Benghazi Committee’s Chief Counsel Says ‘Nothing Could Have Affected What Occurred’

Benghazi Committee’s Chief Counsel Says ‘Nothing Could Have Affected What Occurred’

The Benghazi hearings, ostensibly meant to determine Hillary Clinton’s culpability in the deaths of four Americans in the eastern Libyan city, suffered yet another credibility setback when it was revealed that the committee’s top lawyer said at least four times that “nothing could have affected what occurred in Benghazi,” according to a letter being passed around by Democratic lawmakers.

The letter called into question why the hearings were still taking place nearly four years and eight investigations after the attacks. Nevertheless, Trey Gowdy, chairman of the House Select Committee on Benghazi, has continued to pursue the investigation, hoping to reveal some damning evidence of Clinton’s complicity in failing to prevent the deaths of Ambassador Chris Stephens and three others, presumably in time for the 2016 general election.

“I would posit that from my perspective, having looked at all the materials over the last 18 months, we could not have affected the response to what occurred by 5:15 in the morning on the 12th of September in Benghazi, Libya,” said Dana Chipman, the committee’s recently departed chief counsel, according to transcripts released by the top Democrats on the committee, Elijah Cummins and Adam Smith.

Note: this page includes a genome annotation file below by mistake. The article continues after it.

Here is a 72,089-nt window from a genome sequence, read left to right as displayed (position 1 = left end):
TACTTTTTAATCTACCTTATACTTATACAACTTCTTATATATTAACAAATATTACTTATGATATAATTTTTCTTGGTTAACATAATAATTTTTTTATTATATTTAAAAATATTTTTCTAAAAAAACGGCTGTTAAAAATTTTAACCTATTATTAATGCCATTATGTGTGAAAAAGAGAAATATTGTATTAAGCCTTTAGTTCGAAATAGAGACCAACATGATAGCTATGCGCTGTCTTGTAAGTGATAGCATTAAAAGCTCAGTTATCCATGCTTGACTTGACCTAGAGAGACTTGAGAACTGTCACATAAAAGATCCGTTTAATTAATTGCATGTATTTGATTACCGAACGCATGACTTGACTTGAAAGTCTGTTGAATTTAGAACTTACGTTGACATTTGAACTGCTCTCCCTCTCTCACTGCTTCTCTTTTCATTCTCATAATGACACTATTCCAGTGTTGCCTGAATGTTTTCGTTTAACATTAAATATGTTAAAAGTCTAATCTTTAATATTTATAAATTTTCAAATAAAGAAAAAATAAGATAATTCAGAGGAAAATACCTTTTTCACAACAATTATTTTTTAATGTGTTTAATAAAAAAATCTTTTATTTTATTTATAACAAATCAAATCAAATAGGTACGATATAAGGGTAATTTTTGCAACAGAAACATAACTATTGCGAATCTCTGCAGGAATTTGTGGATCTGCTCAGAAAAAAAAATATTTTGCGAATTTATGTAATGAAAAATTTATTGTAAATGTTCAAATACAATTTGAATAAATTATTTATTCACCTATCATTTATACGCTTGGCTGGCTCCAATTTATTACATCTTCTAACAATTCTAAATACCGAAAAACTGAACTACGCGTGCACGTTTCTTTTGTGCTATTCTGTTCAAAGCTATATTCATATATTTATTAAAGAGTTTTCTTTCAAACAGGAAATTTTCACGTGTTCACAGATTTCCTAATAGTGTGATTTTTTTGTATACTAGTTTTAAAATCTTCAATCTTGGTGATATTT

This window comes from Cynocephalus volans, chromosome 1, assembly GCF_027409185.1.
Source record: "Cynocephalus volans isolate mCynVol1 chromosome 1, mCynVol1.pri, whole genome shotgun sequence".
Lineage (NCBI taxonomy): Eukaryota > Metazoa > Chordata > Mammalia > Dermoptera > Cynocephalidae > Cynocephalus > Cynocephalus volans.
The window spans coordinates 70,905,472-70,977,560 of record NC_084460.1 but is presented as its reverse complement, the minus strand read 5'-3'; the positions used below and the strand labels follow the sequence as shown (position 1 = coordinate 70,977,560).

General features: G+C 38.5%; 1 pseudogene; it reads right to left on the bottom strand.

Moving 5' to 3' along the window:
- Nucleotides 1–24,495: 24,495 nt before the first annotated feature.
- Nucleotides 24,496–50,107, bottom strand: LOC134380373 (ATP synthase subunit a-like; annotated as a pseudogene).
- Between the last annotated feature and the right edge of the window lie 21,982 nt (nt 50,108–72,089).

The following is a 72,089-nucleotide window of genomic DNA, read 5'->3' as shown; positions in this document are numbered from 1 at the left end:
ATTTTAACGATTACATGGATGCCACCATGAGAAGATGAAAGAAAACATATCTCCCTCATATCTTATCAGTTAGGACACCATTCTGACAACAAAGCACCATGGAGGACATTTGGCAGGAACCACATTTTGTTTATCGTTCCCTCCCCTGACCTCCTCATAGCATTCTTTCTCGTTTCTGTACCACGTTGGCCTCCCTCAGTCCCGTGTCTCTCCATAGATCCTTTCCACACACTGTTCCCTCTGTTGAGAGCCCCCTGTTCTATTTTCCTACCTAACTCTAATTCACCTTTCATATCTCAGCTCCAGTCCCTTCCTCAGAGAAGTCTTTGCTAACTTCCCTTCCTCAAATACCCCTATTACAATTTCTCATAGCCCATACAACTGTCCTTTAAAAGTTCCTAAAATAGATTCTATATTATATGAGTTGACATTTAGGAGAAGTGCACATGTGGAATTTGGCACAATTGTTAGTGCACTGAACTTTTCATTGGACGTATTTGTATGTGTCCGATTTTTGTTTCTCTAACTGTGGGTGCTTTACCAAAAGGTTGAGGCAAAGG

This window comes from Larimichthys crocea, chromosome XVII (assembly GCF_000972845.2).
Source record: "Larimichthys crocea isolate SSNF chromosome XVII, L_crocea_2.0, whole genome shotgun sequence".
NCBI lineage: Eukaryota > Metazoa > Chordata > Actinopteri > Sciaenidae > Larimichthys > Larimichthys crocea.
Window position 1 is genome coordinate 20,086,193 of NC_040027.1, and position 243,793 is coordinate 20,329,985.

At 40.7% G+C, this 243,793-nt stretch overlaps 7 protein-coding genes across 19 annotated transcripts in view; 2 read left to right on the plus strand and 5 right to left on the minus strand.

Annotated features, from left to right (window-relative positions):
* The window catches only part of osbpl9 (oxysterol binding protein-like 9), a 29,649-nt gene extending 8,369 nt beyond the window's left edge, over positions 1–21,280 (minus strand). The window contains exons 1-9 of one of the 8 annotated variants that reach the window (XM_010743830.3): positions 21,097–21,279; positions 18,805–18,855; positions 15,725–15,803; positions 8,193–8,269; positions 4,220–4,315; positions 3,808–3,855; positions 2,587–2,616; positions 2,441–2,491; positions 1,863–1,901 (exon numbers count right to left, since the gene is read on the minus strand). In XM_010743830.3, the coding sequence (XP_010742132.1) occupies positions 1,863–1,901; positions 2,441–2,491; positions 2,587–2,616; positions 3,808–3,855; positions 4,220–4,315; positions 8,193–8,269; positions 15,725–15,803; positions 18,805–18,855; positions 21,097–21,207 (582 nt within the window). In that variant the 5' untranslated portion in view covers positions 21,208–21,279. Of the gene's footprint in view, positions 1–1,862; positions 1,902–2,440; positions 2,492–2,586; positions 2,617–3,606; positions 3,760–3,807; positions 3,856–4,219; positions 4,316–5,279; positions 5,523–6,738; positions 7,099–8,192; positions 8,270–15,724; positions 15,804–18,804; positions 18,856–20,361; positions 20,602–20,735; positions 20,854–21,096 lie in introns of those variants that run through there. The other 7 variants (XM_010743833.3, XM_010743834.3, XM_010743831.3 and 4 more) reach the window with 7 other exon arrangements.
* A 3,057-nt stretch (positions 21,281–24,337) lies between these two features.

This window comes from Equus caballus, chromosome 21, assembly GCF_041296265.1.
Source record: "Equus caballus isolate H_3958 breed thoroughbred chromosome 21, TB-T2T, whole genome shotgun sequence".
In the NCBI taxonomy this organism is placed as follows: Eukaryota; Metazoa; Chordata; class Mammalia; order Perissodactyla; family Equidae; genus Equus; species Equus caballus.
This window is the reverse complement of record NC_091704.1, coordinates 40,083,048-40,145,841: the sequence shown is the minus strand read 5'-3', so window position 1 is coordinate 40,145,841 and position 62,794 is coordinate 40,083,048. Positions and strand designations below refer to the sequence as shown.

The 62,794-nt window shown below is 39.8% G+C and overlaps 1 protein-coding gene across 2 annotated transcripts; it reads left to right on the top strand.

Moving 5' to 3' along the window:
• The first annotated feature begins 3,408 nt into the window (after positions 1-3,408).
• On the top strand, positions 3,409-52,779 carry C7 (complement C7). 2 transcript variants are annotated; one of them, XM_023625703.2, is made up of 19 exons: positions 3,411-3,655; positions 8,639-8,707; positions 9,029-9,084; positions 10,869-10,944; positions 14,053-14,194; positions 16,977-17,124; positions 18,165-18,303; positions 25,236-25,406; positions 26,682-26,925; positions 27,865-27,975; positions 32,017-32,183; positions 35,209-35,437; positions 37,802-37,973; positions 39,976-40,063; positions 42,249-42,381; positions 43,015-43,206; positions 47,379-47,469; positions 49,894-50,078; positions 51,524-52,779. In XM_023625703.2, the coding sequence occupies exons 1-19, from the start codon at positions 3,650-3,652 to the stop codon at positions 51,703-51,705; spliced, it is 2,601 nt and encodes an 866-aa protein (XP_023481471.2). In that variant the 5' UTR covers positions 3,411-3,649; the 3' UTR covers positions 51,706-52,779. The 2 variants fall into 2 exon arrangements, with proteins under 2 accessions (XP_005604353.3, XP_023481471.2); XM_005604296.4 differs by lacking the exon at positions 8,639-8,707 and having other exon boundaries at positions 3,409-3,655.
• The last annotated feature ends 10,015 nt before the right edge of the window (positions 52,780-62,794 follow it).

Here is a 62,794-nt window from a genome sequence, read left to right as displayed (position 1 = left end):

“I think you ordered exactly the right forces to move out and to head toward a position where they could reinforce what was occurring in Benghazi or in Tripoli or elsewhere in the region,” Chipman told Leon Panetta, the Secretary of Defense at the time, during the committee’s January interview with the former defense secretary. “And, sir, I don’t disagree with the actions you took, the recommendations you made, and the decisions you directed.”

The hearings have led to increased animosity between the committee and the Pentagon, which has accused the committee of squandering the defense department’s time and money on hearsay and unsubstantiated claims. “DoD interviewees have been asked repeatedly to speculate or engage in discussing on the record hypotheticals posed by Committee Members and staff, regardless of the interviewee’s actual knowledge or expertise,” said Stephen Hedger, the Assistant Secretary of Defense, in a letter addressed to Gowdy. “I would respectfully request that you ensure pending interviews remain focused on obtaining facts rather than encouraging speculation.”

The committee has cost taxpayers nearly $7 million (and counting) during the two years it has been investigating the events of September 11, 2012.


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